New Zealand have not had the most conventional of build-ups to either of the Tests in this series, playing a day-nighter in Perth with just three days’ preparation and now having to navigate a brief Melbourne heatwave which left them with a single day of middle practice ahead of the Boxing Day Test.
However, they have been industrious in making best use of what has been available, which includes Trent Boult briefly swapping sides and playing for a Victoria XI in order to get overs under his belt ahead of a comeback from his side injury. It will be a huge boost for New Zealand to have him with the new ball in hand even though it will remain a case of what-might-have-been with the pink one.
Boult faced his own team-mates on Friday as they took on a local XI on what was due to be the second day of the match. Instead, New Zealand used it all for batting with the exception of Boult who sent down 11 overs for the opposition and managed to remove Tom Latham.
“I was a proud representative of Victoria yesterday,” Boult said with a smile. “It was good fun. Nice to get some overs under my belt and field for a bit and get a bit of time in the legs. It’s all going well. I think I’ve ticked the right boxes in terms of my rehab and my preparations.
“I wanted to sledge Wags [Neil Wagner] but he wasn’t out there long enough.”
Jokes aside, it was important for Boult to have at least some semi-competitive overs under his belt having not bowled in a match since late November when he suffered the side strain in the opening Test against England.
Matthew Wade explained that the decision to take repeated body blows from Neil Wagner in Perth was the best way of getting through the short-ball barrage in Australia’s second innings.
On the fourth morning, Wade stood his ground as Wagner continued to pound the ball in and often just let the ball hit him rather than risk an attacking or defensive shot.
“I like to pull as much as anyone else but with the fields, two back, catchers under your nose, the risk verses reward for me is a little bit too much,” he said. “Pink ball verses red ball might be a little bit different, maybe the ball will stay a little bit harder so we can get a bit more reward for our shots.”
It was Boult himself who decided he wasn’t quite ready to return in Perth but he is now primed to lead New Zealand’s attack as they look to bounce back from the crushing 296-run defeat in front of what could be more than 80,000 people on Boxing Day including a large number of supporters from across the Tasman.
“Anyone who’s coming back from injury will tell you that there are a few psychological walls you need to break through,” he said. “But I feel I’m lucky enough to have had a taste of Test cricket. I’ve played around 60-odd Tests so I kind of understand what’s needed from the fitness side of view. I’ll be getting any of that out my head and try to give it a good crack out there.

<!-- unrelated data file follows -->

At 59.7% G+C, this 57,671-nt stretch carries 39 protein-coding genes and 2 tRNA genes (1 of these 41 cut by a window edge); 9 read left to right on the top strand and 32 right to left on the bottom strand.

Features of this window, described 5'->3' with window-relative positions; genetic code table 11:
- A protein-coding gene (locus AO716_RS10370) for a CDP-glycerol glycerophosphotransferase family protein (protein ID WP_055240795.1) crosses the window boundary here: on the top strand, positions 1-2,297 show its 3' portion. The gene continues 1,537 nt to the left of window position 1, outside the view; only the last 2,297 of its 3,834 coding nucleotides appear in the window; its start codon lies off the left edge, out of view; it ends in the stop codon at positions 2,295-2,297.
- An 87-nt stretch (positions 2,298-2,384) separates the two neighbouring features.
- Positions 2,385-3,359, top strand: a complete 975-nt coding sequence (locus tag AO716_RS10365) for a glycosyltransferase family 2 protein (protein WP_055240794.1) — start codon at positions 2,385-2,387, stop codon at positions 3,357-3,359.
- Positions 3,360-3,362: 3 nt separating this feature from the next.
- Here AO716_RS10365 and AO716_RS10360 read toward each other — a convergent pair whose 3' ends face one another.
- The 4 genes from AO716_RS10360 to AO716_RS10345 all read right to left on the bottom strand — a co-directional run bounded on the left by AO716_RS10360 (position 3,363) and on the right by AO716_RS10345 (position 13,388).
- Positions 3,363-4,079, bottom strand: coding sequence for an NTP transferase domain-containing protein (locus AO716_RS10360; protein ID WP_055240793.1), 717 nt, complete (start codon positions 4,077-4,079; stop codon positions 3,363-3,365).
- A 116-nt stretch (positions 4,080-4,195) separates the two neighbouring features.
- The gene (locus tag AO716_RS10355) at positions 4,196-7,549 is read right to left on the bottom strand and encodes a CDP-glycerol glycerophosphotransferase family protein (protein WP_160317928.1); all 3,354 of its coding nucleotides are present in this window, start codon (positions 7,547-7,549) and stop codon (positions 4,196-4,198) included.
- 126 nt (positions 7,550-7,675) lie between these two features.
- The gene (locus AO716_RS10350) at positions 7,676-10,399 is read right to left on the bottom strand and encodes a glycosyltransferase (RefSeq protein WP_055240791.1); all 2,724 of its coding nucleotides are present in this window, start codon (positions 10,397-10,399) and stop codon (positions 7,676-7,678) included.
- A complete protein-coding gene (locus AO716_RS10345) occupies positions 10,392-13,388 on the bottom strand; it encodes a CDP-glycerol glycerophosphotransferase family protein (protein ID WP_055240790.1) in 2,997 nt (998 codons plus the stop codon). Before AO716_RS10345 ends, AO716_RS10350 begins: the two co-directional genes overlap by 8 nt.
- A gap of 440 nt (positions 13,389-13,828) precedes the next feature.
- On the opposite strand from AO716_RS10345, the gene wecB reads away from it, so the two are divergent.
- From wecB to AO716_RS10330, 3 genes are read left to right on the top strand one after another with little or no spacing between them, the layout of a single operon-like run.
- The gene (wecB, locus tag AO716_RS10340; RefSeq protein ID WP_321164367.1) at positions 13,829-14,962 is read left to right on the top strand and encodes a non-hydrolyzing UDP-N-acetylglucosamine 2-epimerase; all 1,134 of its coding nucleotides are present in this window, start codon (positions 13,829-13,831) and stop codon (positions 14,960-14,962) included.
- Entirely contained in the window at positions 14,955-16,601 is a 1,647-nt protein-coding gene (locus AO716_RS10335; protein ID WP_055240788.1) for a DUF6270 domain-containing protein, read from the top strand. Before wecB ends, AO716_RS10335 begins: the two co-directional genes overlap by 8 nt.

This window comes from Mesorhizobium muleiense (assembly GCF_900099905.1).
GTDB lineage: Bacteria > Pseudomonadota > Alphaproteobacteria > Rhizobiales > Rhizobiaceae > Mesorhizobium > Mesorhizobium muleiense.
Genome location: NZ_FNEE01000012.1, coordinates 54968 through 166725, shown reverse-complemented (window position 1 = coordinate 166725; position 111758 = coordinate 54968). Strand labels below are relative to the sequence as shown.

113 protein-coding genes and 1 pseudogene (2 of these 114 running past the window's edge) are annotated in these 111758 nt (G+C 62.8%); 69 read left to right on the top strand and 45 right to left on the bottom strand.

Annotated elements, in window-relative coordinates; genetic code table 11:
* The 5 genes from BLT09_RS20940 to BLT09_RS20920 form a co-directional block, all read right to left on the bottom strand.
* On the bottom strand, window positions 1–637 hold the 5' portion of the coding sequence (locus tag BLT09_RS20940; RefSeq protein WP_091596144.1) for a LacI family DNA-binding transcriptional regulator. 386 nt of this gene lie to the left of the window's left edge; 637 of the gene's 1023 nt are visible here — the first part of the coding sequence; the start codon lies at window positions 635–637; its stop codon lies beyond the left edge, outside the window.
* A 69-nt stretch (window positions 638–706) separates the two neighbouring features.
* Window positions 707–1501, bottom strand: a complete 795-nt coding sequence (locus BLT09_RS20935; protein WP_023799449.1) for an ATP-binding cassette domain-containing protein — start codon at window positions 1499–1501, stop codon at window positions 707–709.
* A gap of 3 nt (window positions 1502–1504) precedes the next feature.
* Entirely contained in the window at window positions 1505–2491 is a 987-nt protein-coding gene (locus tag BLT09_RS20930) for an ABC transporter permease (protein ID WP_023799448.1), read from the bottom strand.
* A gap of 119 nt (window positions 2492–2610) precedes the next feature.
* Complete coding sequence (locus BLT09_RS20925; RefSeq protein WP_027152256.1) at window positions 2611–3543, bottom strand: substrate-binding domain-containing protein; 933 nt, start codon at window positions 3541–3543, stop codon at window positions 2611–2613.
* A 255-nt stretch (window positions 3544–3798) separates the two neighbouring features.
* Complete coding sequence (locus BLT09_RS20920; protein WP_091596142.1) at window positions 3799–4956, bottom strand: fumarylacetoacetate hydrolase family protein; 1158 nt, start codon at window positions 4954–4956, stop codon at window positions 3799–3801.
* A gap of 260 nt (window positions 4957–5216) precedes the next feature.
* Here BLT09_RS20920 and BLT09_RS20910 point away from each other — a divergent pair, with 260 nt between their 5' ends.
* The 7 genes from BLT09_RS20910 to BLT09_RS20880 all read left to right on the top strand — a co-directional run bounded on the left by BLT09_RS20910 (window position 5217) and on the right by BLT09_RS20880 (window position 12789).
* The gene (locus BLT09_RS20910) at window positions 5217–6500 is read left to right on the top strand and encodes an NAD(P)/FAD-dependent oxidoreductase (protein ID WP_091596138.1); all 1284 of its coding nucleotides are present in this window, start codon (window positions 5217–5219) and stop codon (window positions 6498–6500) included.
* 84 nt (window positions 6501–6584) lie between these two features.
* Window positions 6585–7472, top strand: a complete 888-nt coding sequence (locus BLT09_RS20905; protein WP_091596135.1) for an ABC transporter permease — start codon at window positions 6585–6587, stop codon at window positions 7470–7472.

“Everyone understands that the nets compared to the middle are a totally different kettle of fish so like I said, I’ve been ticking the right boxes in the nets. But come the middle, with the cameras on and 90,000 people watching you, it’s definitely a different occasion. I’m certainly looking forward to embracing the situation and hopefully it’s coming out in the middle as nicely in the nets.”
The pitch, which has been the subject of much scrutiny after the abandonment of the Sheffield Shield match between Victoria and Western Australia, is set to have a decent covering of grass with groundsman Matt Page insisting he has not been swayed from trying to inject some life back into the surface despite the recent misstep.
The headline tactic from New Zealand in Perth was their sustained short-pitched attack (although it is something they have used regularly) which gained good results but the game was gone by the time of Australia’s second-innings collapse. It is something Australia are expecting more of, almost regardless of the pitch, but Boult will be making sure he gives the ball every chance to swing and seam.
“We are looking at an unknown in terms of how that wicket’s going to behave or react,” he said. “We’re expecting something very different in terms of the wicket here from how it’s played over the last few years but there’s probably going to be something there. I’ll look to pitch the ball up, swing it around and hopefully get some wickets that way.”
New Zealand will make at least two changes to their side with Boult replacing the injured Lockie Ferguson and Tom Blundell coming in for Jeet Raval at the top of the order. They may also give consideration to a switch in their spin attack with legspinner Todd Astle an option to replace Mitchell Santner who struggled to provide control in Perth and did not take a wicket in 41 overs.